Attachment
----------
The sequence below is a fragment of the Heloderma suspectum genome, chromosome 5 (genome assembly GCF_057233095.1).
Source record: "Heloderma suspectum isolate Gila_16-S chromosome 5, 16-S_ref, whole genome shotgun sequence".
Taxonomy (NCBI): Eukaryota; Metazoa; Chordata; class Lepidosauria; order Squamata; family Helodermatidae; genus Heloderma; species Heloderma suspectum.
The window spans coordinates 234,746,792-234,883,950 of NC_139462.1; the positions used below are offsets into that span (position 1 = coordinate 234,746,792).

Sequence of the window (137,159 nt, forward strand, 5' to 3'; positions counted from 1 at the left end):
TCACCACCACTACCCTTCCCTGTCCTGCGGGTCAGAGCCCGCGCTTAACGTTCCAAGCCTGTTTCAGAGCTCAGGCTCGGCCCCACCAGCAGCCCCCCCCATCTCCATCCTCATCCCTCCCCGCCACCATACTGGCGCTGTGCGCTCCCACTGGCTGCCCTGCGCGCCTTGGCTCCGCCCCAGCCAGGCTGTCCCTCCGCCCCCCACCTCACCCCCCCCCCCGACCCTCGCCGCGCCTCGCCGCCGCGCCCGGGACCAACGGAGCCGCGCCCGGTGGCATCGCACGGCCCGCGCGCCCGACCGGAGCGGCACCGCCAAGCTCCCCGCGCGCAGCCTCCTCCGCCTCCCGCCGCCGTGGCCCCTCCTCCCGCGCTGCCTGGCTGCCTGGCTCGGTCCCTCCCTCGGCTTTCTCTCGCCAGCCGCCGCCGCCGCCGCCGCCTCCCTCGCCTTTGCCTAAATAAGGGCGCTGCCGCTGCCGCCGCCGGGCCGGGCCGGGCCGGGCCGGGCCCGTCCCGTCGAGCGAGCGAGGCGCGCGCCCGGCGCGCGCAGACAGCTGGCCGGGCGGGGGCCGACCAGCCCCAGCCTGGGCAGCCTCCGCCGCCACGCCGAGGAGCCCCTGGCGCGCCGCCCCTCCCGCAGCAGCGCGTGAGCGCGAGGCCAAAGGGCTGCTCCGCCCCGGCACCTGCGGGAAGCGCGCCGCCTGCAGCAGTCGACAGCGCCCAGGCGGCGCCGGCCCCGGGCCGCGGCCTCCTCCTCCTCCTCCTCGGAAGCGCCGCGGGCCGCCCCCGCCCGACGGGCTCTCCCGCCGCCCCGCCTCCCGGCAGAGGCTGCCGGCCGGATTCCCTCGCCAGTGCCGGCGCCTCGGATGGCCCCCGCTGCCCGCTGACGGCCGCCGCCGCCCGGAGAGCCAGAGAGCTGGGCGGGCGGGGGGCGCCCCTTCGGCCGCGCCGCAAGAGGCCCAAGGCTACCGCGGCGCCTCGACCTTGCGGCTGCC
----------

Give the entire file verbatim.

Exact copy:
The sequence below is a fragment of the Heloderma suspectum genome, chromosome 5 (genome assembly GCF_057233095.1).
Source record: "Heloderma suspectum isolate Gila_16-S chromosome 5, 16-S_ref, whole genome shotgun sequence".
Taxonomy (NCBI): Eukaryota; Metazoa; Chordata; class Lepidosauria; order Squamata; family Helodermatidae; genus Heloderma; species Heloderma suspectum.
The window spans coordinates 234,746,792-234,883,950 of NC_139462.1; the positions used below are offsets into that span (position 1 = coordinate 234,746,792).

Sequence of the window (137,159 nt, forward strand, 5' to 3'; positions counted from 1 at the left end):
TCACCACCACTACCCTTCCCTGTCCTGCGGGTCAGAGCCCGCGCTTAACGTTCCAAGCCTGTTTCAGAGCTCAGGCTCGGCCCCACCAGCAGCCCCCCCCATCTCCATCCTCATCCCTCCCCGCCACCATACTGGCGCTGTGCGCTCCCACTGGCTGCCCTGCGCGCCTTGGCTCCGCCCCAGCCAGGCTGTCCCTCCGCCCCCCACCTCACCCCCCCCCCCGACCCTCGCCGCGCCTCGCCGCCGCGCCCGGGACCAACGGAGCCGCGCCCGGTGGCATCGCACGGCCCGCGCGCCCGACCGGAGCGGCACCGCCAAGCTCCCCGCGCGCAGCCTCCTCCGCCTCCCGCCGCCGTGGCCCCTCCTCCCGCGCTGCCTGGCTGCCTGGCTCGGTCCCTCCCTCGGCTTTCTCTCGCCAGCCGCCGCCGCCGCCGCCGCCTCCCTCGCCTTTGCCTAAATAAGGGCGCTGCCGCTGCCGCCGCCGGGCCGGGCCGGGCCGGGCCGGGCCCGTCCCGTCGAGCGAGCGAGGCGCGCGCCCGGCGCGCGCAGACAGCTGGCCGGGCGGGGGCCGACCAGCCCCAGCCTGGGCAGCCTCCGCCGCCACGCCGAGGAGCCCCTGGCGCGCCGCCCCTCCCGCAGCAGCGCGTGAGCGCGAGGCCAAAGGGCTGCTCCGCCCCGGCACCTGCGGGAAGCGCGCCGCCTGCAGCAGTCGACAGCGCCCAGGCGGCGCCGGCCCCGGGCCGCGGCCTCCTCCTCCTCCTCCTCGGAAGCGCCGCGGGCCGCCCCCGCCCGACGGGCTCTCCCGCCGCCCCGCCTCCCGGCAGAGGCTGCCGGCCGGATTCCCTCGCCAGTGCCGGCGCCTCGGATGGCCCCCGCTGCCCGCTGACGGCCGCCGCCGCCCGGAGAGCCAGAGAGCTGGGCGGGCGGGGGGCGCCCCTTCGGCCGCGCCGCAAGAGGCCCAAGGCTACCGCGGCGCCTCGACCTTGCGGCTGCC